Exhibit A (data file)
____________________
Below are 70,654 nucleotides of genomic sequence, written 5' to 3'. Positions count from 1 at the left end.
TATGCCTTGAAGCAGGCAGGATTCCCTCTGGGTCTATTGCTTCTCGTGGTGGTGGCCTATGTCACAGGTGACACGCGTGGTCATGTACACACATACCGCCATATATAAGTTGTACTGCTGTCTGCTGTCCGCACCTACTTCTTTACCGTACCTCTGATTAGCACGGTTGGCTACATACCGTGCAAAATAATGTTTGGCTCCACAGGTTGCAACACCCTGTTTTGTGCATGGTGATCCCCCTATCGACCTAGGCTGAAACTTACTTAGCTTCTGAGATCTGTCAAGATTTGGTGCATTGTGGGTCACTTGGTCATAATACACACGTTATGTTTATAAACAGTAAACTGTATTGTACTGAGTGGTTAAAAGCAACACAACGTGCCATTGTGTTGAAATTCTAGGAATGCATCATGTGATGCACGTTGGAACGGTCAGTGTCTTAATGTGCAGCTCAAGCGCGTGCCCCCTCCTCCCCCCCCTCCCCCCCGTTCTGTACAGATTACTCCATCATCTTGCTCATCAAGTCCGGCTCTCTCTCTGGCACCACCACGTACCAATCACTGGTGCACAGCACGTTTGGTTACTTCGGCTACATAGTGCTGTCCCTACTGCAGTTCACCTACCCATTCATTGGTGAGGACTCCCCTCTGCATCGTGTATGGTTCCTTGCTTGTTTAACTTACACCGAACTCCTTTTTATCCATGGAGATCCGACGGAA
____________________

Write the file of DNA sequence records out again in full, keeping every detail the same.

Below are 70,654 nucleotides of genomic sequence, written 5' to 3'. Positions count from 1 at the left end.
TATGCCTTGAAGCAGGCAGGATTCCCTCTGGGTCTATTGCTTCTCGTGGTGGTGGCCTATGTCACAGGTGACACGCGTGGTCATGTACACACATACCGCCATATATAAGTTGTACTGCTGTCTGCTGTCCGCACCTACTTCTTTACCGTACCTCTGATTAGCACGGTTGGCTACATACCGTGCAAAATAATGTTTGGCTCCACAGGTTGCAACACCCTGTTTTGTGCATGGTGATCCCCCTATCGACCTAGGCTGAAACTTACTTAGCTTCTGAGATCTGTCAAGATTTGGTGCATTGTGGGTCACTTGGTCATAATACACACGTTATGTTTATAAACAGTAAACTGTATTGTACTGAGTGGTTAAAAGCAACACAACGTGCCATTGTGTTGAAATTCTAGGAATGCATCATGTGATGCACGTTGGAACGGTCAGTGTCTTAATGTGCAGCTCAAGCGCGTGCCCCCTCCTCCCCCCCCTCCCCCCCGTTCTGTACAGATTACTCCATCATCTTGCTCATCAAGTCCGGCTCTCTCTCTGGCACCACCACGTACCAATCACTGGTGCACAGCACGTTTGGTTACTTCGGCTACATAGTGCTGTCCCTACTGCAGTTCACCTACCCATTCATTGGTGAGGACTCCCCTCTGCATCGTGTATGGTTCCTTGCTTGTTTAACTTACACCGAACTCCTTTTTATCCATGGAGATCCGACGGAA